A spurt was made in the early morning, the trackers first following a bank overgrown with alders and sallows, all of a size, which looked exactly like a well-kept hedge, but soon gave way to the usual dense line of poplar and spruce, rooted to the very edges of the banks, which are low compared with those of the Athabasca. After ascending it for some distance, it being Sunday, we camped for the day upon an open grassy point, around which the river swept in a perfect semi-circle, the dense forest opposite towering in one equally perfect, and glorious in light and shade and harmonious tints of green, from sombre olive to the lightest pea. The point itself was covered with strawberry vines and dotted with clumps of saskatoons all in bloom.

It was a lovely and lonely spot, which was soon converted into a scene of eating and laughter, and a drying ground for wet clothes. Towards evening Bishop Grouard and Father Lacombe held a well-attended service, which in this profound wilderness was peculiarly impressive. Listening, one thought how often the same service, these same chants and canticles, had awakened the sylvan echoes in like solitudes on the St. Lawrence and Mississippi in the old days of exploration and trade, and of missionary zeal and suffering. It recalled, too, the thought of man’s evanescence and the apparent fixedness of his institutions.

Shortly after our tents were pitched a boat drifted past with five jaded-looking men aboard more baffled Klondikers returning from Peace River. We had heard of numbers in the interior who could neither go on nor return, and expected to meet more castaways before we reached the lake. In this we were not astray, and several days after in the upper river we met a York boat loaded with them, alert and unmistakable Americans, but with the worn features of disappointed men.

We were now constantly encountering the rapids, which extended for about twenty-five miles, and very difficult and troublesome they proved to be to our heavily-loaded craft. Most of them were got over slowly by combined poling and tracking, the line often breaking with the strain, and the boats being kept in the channel only by the most strenuous efforts of the experienced men on board. If a monias (a greenhorn) took the bow pole, as was sometimes the case, the orders of our steersman, Cyr, were amusing to listen to. “Tughkenay asswayegh tamook!” (Be on your guard!) “Turn de oder way! Turn yourself! Turn your pole Hell!” Then, of course, came the customary rasp on the rocks, but, if not, the cheery cry followed to the trackers ashore, “Ahchipitamook!” (Haul away!) and on we would go for a few yards more. Once, towards the end of this dreary business, when we were all crowded into the Commissioner’s boat, where we took our meals, in the first really stiff rapid the keel grated as usual upon the rocks. With a better line we might have pulled through, but it broke, and the boat at once swung broadside to the current and listed on the rocks immovably, though the men struggling in the water did their best to heavy her off. The third boat then came up, and shortly afterwards the Police boat. But getting their steering sweeps fouled and lines entangled, it was nearly an hour before Cyr’s boat, being first lightened, could swing to starboard of the York, and take off the passengers. The York boat was then shouldered off the rocks by main force, and all got under way again. At this juncture our old Indian, Peokus or Pehayokusk, to give him his right name, to wit, “The giblets of a bird” met with a serious accident, which, much to our regret, laid him up for several days. In his eagerness to help he slipped from a sunken log, and the bruise knocked the wind out of him completely. We took off his wet clothes and rubbed him, and laid him by the fire, where the doctor’s care and a liberal dram of spirits soon fetched him to rights. A look of pleased wonder passed over his clumsy features as the latter did its work. Caliban himself could not have been more curiously surprised.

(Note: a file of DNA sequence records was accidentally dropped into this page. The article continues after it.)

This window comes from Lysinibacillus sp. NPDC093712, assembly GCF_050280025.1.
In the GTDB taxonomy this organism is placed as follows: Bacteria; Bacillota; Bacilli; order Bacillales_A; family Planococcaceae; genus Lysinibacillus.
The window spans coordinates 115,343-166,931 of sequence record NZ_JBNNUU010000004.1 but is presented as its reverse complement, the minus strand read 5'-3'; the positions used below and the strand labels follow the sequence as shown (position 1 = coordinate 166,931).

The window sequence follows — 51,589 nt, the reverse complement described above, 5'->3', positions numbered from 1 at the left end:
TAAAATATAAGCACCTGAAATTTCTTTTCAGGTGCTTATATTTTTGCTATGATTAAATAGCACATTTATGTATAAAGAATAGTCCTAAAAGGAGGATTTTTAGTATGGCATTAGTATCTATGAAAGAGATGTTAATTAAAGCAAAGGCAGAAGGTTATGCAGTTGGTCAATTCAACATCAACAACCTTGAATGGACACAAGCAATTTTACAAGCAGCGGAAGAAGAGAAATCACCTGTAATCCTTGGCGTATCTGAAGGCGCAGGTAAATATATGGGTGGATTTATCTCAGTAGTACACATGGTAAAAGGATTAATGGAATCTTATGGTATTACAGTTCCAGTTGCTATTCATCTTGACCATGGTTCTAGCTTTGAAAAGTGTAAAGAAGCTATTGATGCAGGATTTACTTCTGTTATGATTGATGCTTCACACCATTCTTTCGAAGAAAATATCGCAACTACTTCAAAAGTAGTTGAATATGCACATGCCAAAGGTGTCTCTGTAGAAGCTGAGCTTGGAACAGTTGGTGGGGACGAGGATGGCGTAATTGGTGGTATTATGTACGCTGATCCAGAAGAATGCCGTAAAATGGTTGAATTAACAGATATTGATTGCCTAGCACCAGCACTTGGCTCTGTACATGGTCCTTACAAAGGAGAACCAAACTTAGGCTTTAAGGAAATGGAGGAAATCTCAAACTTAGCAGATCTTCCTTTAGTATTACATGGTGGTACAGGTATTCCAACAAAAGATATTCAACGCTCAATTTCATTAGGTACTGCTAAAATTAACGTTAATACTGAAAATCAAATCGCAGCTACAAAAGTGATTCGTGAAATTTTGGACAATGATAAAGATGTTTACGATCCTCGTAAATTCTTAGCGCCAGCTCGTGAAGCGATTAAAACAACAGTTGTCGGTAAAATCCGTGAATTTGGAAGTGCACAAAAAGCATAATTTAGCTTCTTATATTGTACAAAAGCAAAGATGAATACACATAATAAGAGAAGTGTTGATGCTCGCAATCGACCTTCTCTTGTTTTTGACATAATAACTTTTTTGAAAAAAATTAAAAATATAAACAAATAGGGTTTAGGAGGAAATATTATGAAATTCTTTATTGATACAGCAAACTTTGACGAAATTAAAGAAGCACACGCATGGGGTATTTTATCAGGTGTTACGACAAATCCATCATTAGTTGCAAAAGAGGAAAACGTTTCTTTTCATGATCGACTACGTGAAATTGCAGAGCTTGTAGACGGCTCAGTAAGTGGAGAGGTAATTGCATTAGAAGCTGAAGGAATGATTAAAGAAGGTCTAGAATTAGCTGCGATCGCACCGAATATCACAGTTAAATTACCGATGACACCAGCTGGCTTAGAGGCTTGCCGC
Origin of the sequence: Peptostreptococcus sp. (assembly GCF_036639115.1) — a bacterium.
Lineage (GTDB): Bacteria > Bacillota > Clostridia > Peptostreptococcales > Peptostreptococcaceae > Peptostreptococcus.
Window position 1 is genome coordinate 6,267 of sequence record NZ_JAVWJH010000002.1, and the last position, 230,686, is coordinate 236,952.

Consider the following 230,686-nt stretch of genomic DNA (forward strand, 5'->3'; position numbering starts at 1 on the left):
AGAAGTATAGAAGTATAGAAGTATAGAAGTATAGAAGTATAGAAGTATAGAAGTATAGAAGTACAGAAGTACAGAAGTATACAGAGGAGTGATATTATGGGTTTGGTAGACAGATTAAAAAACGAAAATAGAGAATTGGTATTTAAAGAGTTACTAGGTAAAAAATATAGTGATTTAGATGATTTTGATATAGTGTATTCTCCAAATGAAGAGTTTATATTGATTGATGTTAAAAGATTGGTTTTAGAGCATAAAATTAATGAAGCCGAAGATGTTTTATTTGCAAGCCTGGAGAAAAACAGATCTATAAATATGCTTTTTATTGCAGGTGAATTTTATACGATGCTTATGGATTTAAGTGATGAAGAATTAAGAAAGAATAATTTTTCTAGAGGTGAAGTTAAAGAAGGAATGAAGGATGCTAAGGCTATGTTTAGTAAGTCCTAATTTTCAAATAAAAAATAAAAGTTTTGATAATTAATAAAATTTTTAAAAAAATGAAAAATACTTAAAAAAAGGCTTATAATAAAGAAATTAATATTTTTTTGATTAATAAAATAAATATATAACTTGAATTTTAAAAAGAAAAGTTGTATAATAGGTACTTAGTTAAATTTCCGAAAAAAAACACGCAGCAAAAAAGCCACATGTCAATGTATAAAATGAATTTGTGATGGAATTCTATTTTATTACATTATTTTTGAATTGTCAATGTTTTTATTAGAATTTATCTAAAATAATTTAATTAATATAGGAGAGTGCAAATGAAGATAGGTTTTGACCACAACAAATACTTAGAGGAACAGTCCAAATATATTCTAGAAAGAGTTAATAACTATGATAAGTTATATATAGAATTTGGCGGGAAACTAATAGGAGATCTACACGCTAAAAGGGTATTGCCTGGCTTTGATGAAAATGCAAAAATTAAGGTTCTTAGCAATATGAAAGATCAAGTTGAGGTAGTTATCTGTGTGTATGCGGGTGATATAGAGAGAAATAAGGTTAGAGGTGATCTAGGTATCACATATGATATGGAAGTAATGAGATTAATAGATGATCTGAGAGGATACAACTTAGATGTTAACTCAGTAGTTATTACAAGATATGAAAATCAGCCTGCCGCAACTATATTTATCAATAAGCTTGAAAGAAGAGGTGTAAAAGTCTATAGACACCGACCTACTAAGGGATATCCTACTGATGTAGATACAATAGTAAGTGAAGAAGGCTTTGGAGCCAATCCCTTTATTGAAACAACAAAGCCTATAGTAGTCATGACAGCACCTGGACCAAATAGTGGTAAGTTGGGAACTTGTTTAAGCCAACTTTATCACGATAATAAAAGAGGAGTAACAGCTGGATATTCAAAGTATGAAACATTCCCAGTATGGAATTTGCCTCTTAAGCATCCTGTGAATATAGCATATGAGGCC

This was not our last stick: there were other awkward rapids near by; but by dint of wading, shouldering, pulling and tracking, we got over the last of them and into a deep channel for good, having advanced only five miles after a day of incessant toil, most of it in the water.